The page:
This article was originally published on ETFTrends.com.
The SPDR Gold Shares (NYSEArca: GLD), iShares Gold Trust (NYSEArca: IAU) and other gold-backed exchange traded products rallied last week as investors sought safe-haven assets amid fears of trade wars related to the White House's tariff plans.
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President Donald Trump ordered tariffs on Chinese goods, describing the US trade deficit with China as “out of control.” The trade crackdown is a big deal because the United States and China are the world’s two biggest economies. A major slowdown in trade could darken the otherwise bright economic outlook.
“President Trump's new $60 billion tariffs on a raft of Chinese imports to the US may be met with $3bn of tariffs on 128 US products, Beijing's state-run Xinhua news agency said, 'including pork, wine, and seamless steel tubes,'” reports BullionVault.
Related: Gold Investing for ETF Leprechauns
On Thursday, when broader U.S. equity indexes plunged, the VanEck Vectors Steel ETF (NYSEArca: SLX) tumbled Thursday after the White House unveiled a diluted version of its original tariff plan, which previously sparked domestic steelmakers higher.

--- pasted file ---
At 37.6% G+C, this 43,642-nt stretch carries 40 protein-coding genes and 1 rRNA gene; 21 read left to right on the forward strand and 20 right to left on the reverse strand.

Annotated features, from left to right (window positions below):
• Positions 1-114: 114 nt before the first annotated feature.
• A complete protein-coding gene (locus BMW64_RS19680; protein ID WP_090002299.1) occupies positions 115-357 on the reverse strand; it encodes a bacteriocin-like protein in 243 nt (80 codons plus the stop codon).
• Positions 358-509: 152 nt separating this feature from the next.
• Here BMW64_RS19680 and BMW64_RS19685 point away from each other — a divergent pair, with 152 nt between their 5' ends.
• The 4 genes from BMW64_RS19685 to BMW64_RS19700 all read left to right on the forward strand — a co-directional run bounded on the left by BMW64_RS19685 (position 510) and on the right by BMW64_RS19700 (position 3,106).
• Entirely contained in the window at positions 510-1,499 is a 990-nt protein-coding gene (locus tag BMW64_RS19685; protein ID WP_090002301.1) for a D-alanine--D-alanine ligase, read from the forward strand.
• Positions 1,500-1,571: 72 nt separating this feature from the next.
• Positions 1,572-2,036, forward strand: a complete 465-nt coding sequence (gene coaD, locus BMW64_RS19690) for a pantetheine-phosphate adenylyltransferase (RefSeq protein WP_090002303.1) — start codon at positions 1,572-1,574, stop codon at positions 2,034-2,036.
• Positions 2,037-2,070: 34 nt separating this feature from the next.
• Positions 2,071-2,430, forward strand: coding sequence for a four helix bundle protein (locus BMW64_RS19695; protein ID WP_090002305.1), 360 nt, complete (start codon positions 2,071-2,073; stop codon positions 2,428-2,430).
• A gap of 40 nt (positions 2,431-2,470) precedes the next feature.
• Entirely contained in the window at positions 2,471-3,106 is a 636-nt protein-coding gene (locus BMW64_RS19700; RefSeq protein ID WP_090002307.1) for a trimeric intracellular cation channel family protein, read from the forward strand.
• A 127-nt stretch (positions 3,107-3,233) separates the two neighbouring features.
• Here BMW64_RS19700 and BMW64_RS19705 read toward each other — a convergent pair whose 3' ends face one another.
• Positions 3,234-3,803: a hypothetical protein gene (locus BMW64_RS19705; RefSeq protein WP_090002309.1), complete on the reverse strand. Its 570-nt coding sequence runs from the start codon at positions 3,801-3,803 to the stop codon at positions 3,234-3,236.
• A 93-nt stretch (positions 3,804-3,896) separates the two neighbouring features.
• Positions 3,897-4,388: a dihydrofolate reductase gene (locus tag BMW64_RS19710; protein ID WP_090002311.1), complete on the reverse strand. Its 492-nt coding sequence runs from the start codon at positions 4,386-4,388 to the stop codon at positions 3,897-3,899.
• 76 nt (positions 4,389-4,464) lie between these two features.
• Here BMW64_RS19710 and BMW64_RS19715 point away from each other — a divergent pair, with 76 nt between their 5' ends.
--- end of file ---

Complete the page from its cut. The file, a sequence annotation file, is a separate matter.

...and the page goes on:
Gold's Safe-Haven Status
For gold investors, tariff jitters took precedent over the interest rate hike recently announced by the Federal Reserve, a move that could have weighed on bullion and ETFs like GLD and IAU, but did not.
Gold has enjoyed greater demand in a low interest-rate environment as the hard asset becomes more attractive to investors compared to yield-bearing assets. However, traders lose interest in gold when rates rise since the bullion does not produce a yield.
“Gold prices typically move in the opposite direction to interest rates, showing an average correlation on a 52-week basis of minus 0.44 since 2003 with inflation-adjusted 5-year US bond yields,” according to BullionVault. “Over the last 52 weeks however, gold's co-movement with real rates has flipped to a correlation of +0.43 on BullionVault's analysis today – the strongest positive connection since the end of 2006, when US home prices began to turn south, destroying sub-prime mortgage bond investments and –helping spur the global financial crisis of 2007-2012.”
For the week ended March 22nd, investors added $522.38 million to GLD, the third-best total among all US-listed ETFs.
Tom Lydon’s clients own shares of GLD.
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